SOC is a relative metric that is calculated, not measured, based on the configuration of the BMS. The BMS is keeping the cells in an optimal zone, voltage wise. In the design and configuration of a commercial battery the manufacturer has already taken everything into account to make sure the battery lasts.

If you are building your own battery from cheap cells bought online you would do the same at the battery management level, not from the inverter.

You will notice that cell min/max voltages are in a good range at 100% SOC and far away from the min/max range used in unrealistic charger regimes by cheap cells to maximise their capacity.

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kevgermany avatar image kevgermany ♦♦ zeroco2 commented ·
To add.

In your setup the Pylontechs control the charging, not the Victron kit.

You might be mixing up L-ion and LiFePO4 charging needs when you want to limit to 90% SOC.

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hominidae avatar image hominidae kevgermany ♦♦ commented ·

right, I actually missed that part...hence control via dbus, DVCC max. charge current, will not work (which is for AC / inverter side only).

is there a complementary control from the DC solar chargers side in dbus? -> here:

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hominidae avatar image
hominidae answered ·

LifePo4 batteries can reach a longer lifespan, when used between 20-80% SoC.

However, SoC is a calculated value by the BMS.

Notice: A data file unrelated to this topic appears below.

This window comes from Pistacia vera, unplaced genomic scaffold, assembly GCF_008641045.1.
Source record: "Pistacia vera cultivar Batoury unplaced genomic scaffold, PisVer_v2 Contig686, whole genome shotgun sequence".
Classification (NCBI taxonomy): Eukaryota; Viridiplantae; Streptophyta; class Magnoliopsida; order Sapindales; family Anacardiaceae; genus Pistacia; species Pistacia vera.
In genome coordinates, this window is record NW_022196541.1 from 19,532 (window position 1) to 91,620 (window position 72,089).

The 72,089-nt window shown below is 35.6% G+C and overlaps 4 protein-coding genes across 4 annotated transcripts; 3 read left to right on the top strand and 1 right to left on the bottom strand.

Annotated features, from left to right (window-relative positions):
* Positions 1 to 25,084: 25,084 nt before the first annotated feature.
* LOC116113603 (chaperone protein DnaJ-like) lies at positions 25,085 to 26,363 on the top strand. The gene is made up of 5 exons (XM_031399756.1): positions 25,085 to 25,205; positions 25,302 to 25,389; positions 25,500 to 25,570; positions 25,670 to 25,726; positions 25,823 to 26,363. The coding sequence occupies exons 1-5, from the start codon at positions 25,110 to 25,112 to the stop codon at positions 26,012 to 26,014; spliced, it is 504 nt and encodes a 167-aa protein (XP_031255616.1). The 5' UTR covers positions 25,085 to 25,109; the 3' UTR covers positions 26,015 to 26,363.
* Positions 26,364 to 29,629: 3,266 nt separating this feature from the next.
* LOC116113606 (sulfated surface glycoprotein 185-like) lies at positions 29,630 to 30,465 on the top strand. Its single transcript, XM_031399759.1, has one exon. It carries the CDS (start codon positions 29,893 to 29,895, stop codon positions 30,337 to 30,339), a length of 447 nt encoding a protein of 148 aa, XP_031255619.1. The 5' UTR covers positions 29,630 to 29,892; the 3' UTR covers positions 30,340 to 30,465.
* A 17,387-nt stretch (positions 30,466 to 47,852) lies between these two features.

Therefore it is required to fully recharge these from time to time (but not required to recharge to 100% daily...also it is good advise to not let these sit at 100% for too long (reach 100% at dawn, preparing just before discharge during night is a good strategy).

You can use Node-Red to monitor SoC and then disable charging by setting Charge Current limit in DVCC to 0A. NodeRed is part of VenusOS Large.

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nickdb avatar image nickdb ♦♦ commented ·
If I compare similar sized pylon stacks which are used differently, there is absolutely no difference in SOH for packs which do or don’t spend significant time at 100% SOC.

The main driver in degradation is time and temperature and you can do nothing about that.

Considering the data pylon has on their batteries and how they are configured, there is nothing anyone can do to improve the life of their set. They can only make it worse by assuming advice that is based in one context is relevant in another.

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hominidae avatar image hominidae nickdb ♦♦ commented ·
Well, nobody has one of an age old enough, right.

Anyhow, my main focus was to answer the the original topic.

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nickdb avatar image nickdb ♦♦ hominidae commented ·

Plenty old enough. They have the longest track record of, probably, any of the current manufacturers.

There are people who can reference their stamina vs other early offerings.

Bottom line, if it breaks they must fix it, and they most likely will as a proven vendor.